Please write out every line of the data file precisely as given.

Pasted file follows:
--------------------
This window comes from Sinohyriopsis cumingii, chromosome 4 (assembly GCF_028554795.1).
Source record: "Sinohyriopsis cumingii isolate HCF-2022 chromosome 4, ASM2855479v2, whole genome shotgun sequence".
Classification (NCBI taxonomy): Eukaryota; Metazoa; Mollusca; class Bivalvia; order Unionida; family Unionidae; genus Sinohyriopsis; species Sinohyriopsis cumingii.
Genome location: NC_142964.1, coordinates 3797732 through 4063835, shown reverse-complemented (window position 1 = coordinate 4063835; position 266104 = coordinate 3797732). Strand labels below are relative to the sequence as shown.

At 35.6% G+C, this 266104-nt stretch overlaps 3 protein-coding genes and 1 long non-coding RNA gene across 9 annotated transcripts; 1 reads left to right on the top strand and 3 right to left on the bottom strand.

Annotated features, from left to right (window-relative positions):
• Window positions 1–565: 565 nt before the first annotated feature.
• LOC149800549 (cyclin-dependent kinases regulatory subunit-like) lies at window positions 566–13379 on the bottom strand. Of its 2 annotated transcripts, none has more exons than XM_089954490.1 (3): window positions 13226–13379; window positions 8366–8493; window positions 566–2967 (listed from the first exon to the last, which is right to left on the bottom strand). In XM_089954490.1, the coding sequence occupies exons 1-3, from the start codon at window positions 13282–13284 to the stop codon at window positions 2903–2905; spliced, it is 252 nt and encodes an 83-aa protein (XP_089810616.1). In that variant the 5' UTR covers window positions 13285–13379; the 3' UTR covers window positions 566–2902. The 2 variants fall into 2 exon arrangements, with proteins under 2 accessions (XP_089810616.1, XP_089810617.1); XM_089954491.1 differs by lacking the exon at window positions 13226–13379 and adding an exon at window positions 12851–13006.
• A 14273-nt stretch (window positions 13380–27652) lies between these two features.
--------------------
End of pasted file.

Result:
This window comes from Sinohyriopsis cumingii, chromosome 4 (assembly GCF_028554795.1).
Source record: "Sinohyriopsis cumingii isolate HCF-2022 chromosome 4, ASM2855479v2, whole genome shotgun sequence".
Classification (NCBI taxonomy): Eukaryota; Metazoa; Mollusca; class Bivalvia; order Unionida; family Unionidae; genus Sinohyriopsis; species Sinohyriopsis cumingii.
Genome location: NC_142964.1, coordinates 3797732 through 4063835, shown reverse-complemented (window position 1 = coordinate 4063835; position 266104 = coordinate 3797732). Strand labels below are relative to the sequence as shown.

At 35.6% G+C, this 266104-nt stretch overlaps 3 protein-coding genes and 1 long non-coding RNA gene across 9 annotated transcripts; 1 reads left to right on the top strand and 3 right to left on the bottom strand.

Annotated features, from left to right (window-relative positions):
• Window positions 1–565: 565 nt before the first annotated feature.
• LOC149800549 (cyclin-dependent kinases regulatory subunit-like) lies at window positions 566–13379 on the bottom strand. Of its 2 annotated transcripts, none has more exons than XM_089954490.1 (3): window positions 13226–13379; window positions 8366–8493; window positions 566–2967 (listed from the first exon to the last, which is right to left on the bottom strand). In XM_089954490.1, the coding sequence occupies exons 1-3, from the start codon at window positions 13282–13284 to the stop codon at window positions 2903–2905; spliced, it is 252 nt and encodes an 83-aa protein (XP_089810616.1). In that variant the 5' UTR covers window positions 13285–13379; the 3' UTR covers window positions 566–2902. The 2 variants fall into 2 exon arrangements, with proteins under 2 accessions (XP_089810616.1, XP_089810617.1); XM_089954491.1 differs by lacking the exon at window positions 13226–13379 and adding an exon at window positions 12851–13006.
• A 14273-nt stretch (window positions 13380–27652) lies between these two features.